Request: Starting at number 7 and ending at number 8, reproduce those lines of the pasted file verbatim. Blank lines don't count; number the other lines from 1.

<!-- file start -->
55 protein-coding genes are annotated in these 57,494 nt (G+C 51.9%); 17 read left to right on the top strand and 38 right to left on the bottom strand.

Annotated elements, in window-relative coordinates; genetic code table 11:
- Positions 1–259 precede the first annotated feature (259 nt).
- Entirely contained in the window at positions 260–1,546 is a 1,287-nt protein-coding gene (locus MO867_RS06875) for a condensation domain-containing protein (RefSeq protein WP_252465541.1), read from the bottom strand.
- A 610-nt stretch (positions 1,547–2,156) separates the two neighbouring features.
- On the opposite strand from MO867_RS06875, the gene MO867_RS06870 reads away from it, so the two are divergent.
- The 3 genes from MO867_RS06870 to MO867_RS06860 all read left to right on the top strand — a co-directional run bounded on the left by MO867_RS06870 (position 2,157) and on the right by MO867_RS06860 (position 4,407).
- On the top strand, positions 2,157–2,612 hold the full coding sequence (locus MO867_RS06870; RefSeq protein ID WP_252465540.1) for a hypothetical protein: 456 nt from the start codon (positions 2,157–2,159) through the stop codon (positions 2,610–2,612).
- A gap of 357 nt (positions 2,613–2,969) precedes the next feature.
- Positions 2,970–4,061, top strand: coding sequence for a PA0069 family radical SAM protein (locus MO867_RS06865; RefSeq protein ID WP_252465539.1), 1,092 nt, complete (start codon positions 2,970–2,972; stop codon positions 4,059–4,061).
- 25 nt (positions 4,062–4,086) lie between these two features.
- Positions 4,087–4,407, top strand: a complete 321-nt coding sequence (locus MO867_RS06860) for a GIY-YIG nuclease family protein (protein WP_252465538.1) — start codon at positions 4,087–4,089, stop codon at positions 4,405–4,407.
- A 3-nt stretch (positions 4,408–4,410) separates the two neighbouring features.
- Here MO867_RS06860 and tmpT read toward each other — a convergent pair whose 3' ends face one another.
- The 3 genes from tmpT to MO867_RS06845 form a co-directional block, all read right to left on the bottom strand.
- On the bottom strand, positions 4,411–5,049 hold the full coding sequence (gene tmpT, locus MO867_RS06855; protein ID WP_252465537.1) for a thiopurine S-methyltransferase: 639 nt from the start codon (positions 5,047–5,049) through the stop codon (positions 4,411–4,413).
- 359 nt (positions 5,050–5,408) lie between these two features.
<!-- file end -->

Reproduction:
- The 3 genes from MO867_RS06870 to MO867_RS06860 all read left to right on the top strand — a co-directional run bounded on the left by MO867_RS06870 (position 2,157) and on the right by MO867_RS06860 (position 4,407).
- On the top strand, positions 2,157–2,612 hold the full coding sequence (locus MO867_RS06870; RefSeq protein ID WP_252465540.1) for a hypothetical protein: 456 nt from the start codon (positions 2,157–2,159) through the stop codon (positions 2,610–2,612).